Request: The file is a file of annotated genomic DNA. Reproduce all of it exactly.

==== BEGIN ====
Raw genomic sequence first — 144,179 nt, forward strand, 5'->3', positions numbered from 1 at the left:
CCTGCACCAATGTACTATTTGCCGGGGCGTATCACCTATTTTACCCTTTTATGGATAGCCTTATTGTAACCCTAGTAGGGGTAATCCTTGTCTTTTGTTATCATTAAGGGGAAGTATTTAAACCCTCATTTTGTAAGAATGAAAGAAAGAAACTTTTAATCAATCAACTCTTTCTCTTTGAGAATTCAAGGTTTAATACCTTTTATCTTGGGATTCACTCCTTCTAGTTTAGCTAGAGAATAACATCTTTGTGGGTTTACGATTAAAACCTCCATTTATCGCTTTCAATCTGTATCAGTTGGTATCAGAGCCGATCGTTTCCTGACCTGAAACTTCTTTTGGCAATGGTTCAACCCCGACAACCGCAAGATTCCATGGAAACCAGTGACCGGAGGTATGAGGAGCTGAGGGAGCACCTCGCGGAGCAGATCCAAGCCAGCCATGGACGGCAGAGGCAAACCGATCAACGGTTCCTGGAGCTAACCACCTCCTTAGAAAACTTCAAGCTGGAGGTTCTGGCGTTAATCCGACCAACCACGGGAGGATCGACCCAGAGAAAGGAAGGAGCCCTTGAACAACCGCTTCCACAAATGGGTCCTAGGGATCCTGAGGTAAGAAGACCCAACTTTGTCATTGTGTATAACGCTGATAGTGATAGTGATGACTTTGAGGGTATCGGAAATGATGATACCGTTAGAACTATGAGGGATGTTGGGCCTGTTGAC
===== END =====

Raw genomic sequence first — 144,179 nt, forward strand, 5'->3', positions numbered from 1 at the left:
CCTGCACCAATGTACTATTTGCCGGGGCGTATCACCTATTTTACCCTTTTATGGATAGCCTTATTGTAACCCTAGTAGGGGTAATCCTTGTCTTTTGTTATCATTAAGGGGAAGTATTTAAACCCTCATTTTGTAAGAATGAAAGAAAGAAACTTTTAATCAATCAACTCTTTCTCTTTGAGAATTCAAGGTTTAATACCTTTTATCTTGGGATTCACTCCTTCTAGTTTAGCTAGAGAATAACATCTTTGTGGGTTTACGATTAAAACCTCCATTTATCGCTTTCAATCTGTATCAGTTGGTATCAGAGCCGATCGTTTCCTGACCTGAAACTTCTTTTGGCAATGGTTCAACCCCGACAACCGCAAGATTCCATGGAAACCAGTGACCGGAGGTATGAGGAGCTGAGGGAGCACCTCGCGGAGCAGATCCAAGCCAGCCATGGACGGCAGAGGCAAACCGATCAACGGTTCCTGGAGCTAACCACCTCCTTAGAAAACTTCAAGCTGGAGGTTCTGGCGTTAATCCGACCAACCACGGGAGGATCGACCCAGAGAAAGGAAGGAGCCCTTGAACAACCGCTTCCACAAATGGGTCCTAGGGATCCTGAGGTAAGAAGACCCAACTTTGTCATTGTGTATAACGCTGATAGTGATAGTGATGACTTTGAGGGTATCGGAAATGATGATACCGTTAGAACTATGAGGGATGTTGGGCCTGTTGAC